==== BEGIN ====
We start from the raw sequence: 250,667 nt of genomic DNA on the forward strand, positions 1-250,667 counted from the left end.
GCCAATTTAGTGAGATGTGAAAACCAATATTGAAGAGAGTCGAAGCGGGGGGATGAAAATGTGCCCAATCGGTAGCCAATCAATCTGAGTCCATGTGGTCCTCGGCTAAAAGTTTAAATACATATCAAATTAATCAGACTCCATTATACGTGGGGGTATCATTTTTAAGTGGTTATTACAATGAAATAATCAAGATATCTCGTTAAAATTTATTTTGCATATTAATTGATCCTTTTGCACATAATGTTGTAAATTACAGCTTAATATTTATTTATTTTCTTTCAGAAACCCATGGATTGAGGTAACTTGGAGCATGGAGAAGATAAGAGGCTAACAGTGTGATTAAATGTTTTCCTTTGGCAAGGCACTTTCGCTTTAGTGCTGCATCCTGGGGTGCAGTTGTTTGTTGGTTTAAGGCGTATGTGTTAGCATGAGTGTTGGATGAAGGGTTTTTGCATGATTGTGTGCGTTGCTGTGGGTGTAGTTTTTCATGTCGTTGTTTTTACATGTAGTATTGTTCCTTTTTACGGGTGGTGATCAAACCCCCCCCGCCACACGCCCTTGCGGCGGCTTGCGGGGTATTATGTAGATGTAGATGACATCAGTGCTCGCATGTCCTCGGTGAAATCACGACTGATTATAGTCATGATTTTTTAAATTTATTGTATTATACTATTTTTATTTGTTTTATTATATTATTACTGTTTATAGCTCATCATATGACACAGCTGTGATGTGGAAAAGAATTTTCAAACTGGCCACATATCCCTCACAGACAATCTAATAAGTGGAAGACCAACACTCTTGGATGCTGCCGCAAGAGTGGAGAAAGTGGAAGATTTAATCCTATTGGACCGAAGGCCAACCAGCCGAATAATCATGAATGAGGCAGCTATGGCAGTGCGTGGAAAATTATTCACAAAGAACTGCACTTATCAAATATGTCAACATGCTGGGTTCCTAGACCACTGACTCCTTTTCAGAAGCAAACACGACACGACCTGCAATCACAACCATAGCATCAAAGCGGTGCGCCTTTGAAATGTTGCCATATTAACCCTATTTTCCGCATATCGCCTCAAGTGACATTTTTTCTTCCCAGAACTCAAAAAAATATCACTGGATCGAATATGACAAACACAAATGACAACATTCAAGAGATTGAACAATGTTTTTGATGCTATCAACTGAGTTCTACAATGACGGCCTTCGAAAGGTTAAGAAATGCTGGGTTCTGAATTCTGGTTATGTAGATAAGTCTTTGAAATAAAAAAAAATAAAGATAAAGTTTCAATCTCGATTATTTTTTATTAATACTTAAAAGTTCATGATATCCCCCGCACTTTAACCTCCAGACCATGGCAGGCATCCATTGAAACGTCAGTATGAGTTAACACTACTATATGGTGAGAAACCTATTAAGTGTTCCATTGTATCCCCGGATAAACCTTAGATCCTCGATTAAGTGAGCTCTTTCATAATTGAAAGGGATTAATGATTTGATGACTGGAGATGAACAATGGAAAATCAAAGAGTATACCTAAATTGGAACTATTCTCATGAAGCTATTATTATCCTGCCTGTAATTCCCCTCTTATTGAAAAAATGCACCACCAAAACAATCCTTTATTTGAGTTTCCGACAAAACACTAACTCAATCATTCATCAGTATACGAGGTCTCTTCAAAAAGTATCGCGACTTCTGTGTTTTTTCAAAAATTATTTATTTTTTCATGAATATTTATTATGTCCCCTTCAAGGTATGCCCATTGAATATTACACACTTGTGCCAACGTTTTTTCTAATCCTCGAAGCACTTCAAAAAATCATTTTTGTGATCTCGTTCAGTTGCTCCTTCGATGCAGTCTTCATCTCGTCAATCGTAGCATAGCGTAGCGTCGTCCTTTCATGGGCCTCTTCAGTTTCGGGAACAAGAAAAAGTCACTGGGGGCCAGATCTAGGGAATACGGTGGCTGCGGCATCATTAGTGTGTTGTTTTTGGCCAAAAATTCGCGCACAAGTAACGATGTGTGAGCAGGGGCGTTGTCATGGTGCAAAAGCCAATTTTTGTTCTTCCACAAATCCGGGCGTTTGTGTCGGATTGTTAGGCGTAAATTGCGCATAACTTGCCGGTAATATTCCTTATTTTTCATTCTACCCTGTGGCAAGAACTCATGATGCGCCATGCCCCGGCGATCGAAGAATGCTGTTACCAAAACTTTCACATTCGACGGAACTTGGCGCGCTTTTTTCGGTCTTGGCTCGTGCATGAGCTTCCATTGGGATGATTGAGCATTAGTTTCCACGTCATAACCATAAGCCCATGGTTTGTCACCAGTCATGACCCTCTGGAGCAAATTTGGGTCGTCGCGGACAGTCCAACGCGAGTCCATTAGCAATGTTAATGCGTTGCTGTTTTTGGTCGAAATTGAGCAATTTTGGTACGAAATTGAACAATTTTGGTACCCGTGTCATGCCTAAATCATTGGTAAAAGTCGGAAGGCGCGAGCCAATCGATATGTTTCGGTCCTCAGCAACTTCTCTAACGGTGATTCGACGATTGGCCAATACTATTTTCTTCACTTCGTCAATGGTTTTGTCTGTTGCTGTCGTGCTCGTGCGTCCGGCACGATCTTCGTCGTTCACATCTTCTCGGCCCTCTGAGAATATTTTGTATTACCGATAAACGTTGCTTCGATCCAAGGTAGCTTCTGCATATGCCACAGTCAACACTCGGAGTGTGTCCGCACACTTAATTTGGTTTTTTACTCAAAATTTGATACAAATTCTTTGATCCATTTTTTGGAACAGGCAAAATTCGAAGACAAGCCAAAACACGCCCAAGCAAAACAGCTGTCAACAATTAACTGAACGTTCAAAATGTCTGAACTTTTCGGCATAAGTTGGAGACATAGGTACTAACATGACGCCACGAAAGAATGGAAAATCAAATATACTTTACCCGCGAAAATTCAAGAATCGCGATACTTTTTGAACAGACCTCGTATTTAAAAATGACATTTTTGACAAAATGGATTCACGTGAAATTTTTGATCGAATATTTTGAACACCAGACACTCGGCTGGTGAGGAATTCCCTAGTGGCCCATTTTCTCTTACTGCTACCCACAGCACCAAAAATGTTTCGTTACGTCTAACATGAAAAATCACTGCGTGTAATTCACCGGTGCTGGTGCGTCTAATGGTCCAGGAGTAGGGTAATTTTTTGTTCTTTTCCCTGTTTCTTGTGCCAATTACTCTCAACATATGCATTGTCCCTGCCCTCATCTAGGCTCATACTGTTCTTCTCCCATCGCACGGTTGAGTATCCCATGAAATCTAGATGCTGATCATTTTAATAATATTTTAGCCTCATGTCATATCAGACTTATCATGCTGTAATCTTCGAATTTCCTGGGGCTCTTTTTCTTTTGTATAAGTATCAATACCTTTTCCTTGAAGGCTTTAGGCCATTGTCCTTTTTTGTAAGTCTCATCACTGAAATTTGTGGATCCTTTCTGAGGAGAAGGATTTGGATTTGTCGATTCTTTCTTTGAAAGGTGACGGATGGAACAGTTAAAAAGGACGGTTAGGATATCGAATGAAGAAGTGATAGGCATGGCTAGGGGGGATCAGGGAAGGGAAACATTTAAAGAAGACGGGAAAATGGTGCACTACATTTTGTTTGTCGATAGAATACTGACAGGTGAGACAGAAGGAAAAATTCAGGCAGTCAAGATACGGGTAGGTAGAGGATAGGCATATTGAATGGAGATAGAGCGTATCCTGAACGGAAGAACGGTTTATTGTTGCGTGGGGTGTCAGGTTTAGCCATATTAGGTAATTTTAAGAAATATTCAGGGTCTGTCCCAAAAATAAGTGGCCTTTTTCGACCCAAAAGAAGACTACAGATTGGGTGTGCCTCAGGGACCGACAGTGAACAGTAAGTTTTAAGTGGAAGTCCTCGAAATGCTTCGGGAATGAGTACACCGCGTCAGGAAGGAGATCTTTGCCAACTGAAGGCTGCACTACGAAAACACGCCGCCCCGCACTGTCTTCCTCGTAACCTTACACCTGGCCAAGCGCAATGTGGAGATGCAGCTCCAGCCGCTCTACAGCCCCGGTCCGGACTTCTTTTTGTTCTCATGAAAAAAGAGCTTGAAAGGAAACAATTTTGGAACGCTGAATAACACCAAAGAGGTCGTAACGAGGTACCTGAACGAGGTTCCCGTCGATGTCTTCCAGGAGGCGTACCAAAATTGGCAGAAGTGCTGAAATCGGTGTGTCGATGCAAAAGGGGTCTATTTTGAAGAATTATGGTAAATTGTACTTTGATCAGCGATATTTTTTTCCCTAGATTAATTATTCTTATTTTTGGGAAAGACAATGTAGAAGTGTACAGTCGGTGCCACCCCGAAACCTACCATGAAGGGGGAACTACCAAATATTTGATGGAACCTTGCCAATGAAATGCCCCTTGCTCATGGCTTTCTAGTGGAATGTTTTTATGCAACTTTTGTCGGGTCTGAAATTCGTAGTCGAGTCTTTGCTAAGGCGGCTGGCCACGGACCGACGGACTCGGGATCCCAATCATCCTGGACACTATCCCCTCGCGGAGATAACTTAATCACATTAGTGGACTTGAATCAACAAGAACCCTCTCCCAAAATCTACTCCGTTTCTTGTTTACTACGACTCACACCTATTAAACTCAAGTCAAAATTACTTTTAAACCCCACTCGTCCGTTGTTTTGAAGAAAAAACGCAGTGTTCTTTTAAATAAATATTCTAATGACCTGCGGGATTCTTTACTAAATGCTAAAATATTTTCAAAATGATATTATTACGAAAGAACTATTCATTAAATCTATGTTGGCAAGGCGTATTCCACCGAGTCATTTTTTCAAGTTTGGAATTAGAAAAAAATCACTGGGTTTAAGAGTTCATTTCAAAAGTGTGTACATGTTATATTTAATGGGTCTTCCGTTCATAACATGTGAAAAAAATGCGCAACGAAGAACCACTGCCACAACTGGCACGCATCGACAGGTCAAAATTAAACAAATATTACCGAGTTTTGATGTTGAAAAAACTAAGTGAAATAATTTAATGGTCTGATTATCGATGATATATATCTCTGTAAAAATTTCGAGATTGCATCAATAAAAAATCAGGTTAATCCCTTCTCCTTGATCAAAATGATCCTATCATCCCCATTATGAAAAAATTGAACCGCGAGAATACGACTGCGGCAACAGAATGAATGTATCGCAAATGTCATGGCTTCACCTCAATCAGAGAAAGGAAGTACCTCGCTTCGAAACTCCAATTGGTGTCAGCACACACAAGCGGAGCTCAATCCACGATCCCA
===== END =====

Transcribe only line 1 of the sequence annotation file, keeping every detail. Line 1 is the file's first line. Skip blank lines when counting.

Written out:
We start from the raw sequence: 250,667 nt of genomic DNA on the forward strand, positions 1-250,667 counted from the left end.